The royal seal: a sign of the king's trust and a manifestation of royal authority

The motif of the Assyrian royal stamp seal, showing the king fighting a lion, was known throughout the empire and was closely identified with the king himself. Whoever held a copy of this seal, usually in the shape of a golden signet ring (unqu), was acting as the king's representative and on behalf of the king: his commands could not be refused.

A token of the king's trust

This clay sealing from Nineveh bears the impression of a royal stamp seal, showing the Assyrian king, identifiable by his distinctive headdress, stabbing a rearing lion with his sword. British Museum, BM 84672; photo by Karen Radner. View large image.

Together with clay tablets and the cuneiform script, seals were originally developed as instruments of the administration. Over time, they became omnipresent in the urban sphere, having gained secondary purposes in legal procedures, in long-distance communications and as talismans, to name but a few of the more prominent usages which are all well attested in the Neo-Assyrian period. Yet seals remained essential tools of the state administration and played an important role in the Assyrian king's delegation of power to his officials.

Hundreds of copies of the royal seal were in circulation at any one time and we can assume that each state official of a certain rank held one. A letter to Esarhaddon (681-669 BC) explicitly mentions how royal seals were handed out to the king's new representatives in Babylonia: "(Concerning) the message which the king, the lord, sent and the golden signet rings which they gave to me, saying: 'Send them to Babylon!' One signet ring I have already given to Mušezib-Marduk but the signet ring for Šuma-iddin, the prelate of Der, is still with me" (SAA 18 163).

Today, the Assyrian royal seal type is attested in at least 104 known individual examples, of different sizes and minute differences in design, which were in use over a span of roughly two centuries: a cuneiform label inscribed on the clay sealing dates the earliest specimen to the reign of Shalmaneser III (858-824 BC). While no original seal survives - which is not surprising given that they were made out of gold and are therefore likely to have been melted down at some point when they were no longer of practical use - hundreds of seal impressions are attested on clay tablets and on clay sealings which were originally affixed to various containers or writing tablets. The bearer of a royal seal acted as the representative of the king who had issued the seal to him: when a royal official impressed the royal seal he acted for the king and as the king, and not as the current holder of his specific office. But the official did not need to impress the seal. Simply by being in possession of the royal seal, he was able to issue commands in the king's stead and on the king's behalf.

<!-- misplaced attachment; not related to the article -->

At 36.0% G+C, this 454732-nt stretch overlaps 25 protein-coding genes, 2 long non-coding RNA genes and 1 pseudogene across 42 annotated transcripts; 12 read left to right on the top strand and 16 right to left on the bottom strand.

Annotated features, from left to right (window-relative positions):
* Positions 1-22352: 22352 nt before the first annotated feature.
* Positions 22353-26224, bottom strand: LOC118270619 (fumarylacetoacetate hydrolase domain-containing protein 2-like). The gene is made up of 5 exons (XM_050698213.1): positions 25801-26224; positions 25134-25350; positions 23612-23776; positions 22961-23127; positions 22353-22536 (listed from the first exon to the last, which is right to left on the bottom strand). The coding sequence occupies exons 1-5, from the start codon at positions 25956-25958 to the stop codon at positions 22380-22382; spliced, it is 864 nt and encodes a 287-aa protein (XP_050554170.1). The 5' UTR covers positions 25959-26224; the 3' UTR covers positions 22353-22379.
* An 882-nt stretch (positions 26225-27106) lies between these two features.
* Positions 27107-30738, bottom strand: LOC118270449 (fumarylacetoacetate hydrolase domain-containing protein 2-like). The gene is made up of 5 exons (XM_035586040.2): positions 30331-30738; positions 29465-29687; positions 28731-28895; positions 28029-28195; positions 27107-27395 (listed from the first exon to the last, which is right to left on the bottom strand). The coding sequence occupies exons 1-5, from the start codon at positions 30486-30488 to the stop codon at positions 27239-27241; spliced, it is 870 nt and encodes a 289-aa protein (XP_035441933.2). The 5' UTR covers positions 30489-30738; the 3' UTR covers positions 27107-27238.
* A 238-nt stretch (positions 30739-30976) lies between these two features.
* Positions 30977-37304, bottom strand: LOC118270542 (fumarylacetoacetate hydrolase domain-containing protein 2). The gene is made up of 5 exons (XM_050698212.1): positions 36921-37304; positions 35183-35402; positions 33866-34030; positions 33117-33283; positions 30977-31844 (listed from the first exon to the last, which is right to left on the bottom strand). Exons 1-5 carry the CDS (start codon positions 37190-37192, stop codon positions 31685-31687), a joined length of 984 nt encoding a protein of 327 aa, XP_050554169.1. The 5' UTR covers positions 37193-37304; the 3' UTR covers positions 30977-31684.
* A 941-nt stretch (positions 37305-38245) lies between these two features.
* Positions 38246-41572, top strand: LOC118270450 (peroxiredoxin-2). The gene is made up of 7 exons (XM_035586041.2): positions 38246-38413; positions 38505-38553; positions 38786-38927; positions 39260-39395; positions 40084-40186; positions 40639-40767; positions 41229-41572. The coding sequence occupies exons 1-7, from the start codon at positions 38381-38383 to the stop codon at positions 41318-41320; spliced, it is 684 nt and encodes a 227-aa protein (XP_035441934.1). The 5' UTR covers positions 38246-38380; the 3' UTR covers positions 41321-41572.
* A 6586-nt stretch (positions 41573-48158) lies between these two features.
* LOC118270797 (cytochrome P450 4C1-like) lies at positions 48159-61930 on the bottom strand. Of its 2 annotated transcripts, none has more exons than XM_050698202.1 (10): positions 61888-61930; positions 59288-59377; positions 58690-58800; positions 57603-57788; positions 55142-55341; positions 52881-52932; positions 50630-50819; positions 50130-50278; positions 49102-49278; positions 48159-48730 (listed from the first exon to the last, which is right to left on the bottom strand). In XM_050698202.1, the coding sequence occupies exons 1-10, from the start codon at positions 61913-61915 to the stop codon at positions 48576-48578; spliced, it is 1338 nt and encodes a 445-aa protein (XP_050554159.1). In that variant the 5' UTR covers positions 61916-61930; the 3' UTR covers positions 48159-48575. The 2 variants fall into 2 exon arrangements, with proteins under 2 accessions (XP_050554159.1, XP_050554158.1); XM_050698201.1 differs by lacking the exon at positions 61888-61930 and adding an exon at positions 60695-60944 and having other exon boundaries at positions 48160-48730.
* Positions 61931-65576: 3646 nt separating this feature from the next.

The royal stamp seal, as a token of the king's trust and a manifestation of royal authorisation, was an innovation of the Neo-Assyrian period which coincided with Assyria's transformation from kingdom to empire. It was an administrative technology developed to run the swiftly expanding state, intimately connected to the need to delegate power from the king to his officials while at the same time stressing that whoever used the seal was acting not on his own personal authority but on authority vested in him by the king. From the 8th century BC onwards, there are also other such "bureau seals" in use, representing specific administrative institutions such as the household of individual governors and, later on, also of the queen and the crown prince.

As good as the word of the king himself

This 7th century clay sealing from Nineveh was originally applied to a folded papyrus document, as is clear from the distinct pattern impressed on its reverse - the only such sealing known so far from Assyria. The seal motif combines the lion-slaying king of the royal stamp seal with the emblems of the queen and the crown prince: the scorpion and the Y-shape, respectively. British Museum, BM 84751; photo by Karen Radner. View large image.